Design and Implementation of a Bias-free Voting Process for DAOs

State: Open
Published: 2023-01-14

DAOs (Decentralized Autonomous Organizations) are a relatively new form of governance in which decisions are made by a group of stakeholders, rather than a central authority. However, the current voting process in DAOs can be biased. Some members may be hesitant to express their opinions publicly due to fear of retaliation or pressure from other members. Additionally, the full anonymity of the voting process can lead to a lack of accountability and mistrust among members.

One potential solution to this problem is to design a voting process that is both bias-free and transparent. This can be achieved through the use of zero-knowledge proofs, which allow for the verification of votes without revealing the identity of the voter. Another approach could be the use of multiple rounds of voting or a reputation-based system to mitigate the influence of any one member.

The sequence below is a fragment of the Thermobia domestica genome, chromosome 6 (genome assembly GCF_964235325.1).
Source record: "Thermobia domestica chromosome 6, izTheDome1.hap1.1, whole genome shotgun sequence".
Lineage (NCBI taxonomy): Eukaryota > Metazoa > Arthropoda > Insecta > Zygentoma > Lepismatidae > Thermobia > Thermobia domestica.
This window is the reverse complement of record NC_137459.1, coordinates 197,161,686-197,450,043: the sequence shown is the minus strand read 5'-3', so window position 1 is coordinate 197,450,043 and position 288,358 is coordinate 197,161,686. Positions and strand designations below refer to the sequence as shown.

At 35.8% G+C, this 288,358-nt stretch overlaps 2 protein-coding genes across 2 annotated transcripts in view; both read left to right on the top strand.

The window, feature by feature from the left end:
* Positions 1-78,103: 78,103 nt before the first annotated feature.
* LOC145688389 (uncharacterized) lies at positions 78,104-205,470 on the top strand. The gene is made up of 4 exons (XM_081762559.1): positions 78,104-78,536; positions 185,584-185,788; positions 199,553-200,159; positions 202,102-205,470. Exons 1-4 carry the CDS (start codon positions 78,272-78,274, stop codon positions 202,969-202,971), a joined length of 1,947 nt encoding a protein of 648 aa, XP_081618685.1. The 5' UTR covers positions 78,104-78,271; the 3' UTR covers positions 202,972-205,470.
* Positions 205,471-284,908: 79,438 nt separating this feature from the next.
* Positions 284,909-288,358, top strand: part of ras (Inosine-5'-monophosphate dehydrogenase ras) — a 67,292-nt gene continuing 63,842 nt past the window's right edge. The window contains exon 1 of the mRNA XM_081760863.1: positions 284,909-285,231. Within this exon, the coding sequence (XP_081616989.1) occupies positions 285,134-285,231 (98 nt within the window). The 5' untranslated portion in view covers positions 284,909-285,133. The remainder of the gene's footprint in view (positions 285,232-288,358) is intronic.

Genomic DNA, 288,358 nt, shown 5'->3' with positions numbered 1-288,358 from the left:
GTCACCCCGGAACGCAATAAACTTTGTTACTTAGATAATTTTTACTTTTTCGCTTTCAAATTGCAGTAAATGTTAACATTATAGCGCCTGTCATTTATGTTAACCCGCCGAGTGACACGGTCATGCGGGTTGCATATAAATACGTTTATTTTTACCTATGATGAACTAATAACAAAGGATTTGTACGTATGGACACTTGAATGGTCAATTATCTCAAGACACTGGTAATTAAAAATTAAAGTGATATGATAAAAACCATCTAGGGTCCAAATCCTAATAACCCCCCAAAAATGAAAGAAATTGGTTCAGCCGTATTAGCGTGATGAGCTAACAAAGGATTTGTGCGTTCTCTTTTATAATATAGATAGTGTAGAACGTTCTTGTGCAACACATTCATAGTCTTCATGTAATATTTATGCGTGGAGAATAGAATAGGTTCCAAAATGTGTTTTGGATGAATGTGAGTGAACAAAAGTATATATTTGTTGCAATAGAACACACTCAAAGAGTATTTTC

In addition to addressing the issue of bias, it is also important to consider scalability issues in the design and implementation of the voting process. This may involve using off-chain solutions or other scaling techniques to ensure that the voting process can handle a large number of voters.

Overall, this thesis aims to develop a secure and transparent voting system for DAOs, which allows for the participation of all members, and the system should provide transparency after the voting process ends, meaning that the voting outcome can be revealed — including amount of votes, addresses, etc. One potential approach for students to consider is to adapt the GrantShares DAO smart contract implementation as a proof of concept (PoC) for the proposed voting system. With this, a student can explore the different aspects of this problem, from technical considerations to the social/political implications of implementing a bias-free voting process in decentralized systems.

By adapting the GrantShares DAO smart contract implementation, the students can leverage existing code and resources provided by the thesis supervisors to build a proof of concept of their proposed voting system, and they can explore the possibilities of the implementation to eventually bring it to production use.


If you're interested, please contact: rodrigues@ifi.uzh.ch or machado@ifi.uzh.ch
40% design, 50% implementation, 10% documentation

Supervisors: Dr. Guilherme Sperb Machado, Dr. Bruno Rodrigues, Burkhard Stiller, CSG@IfI

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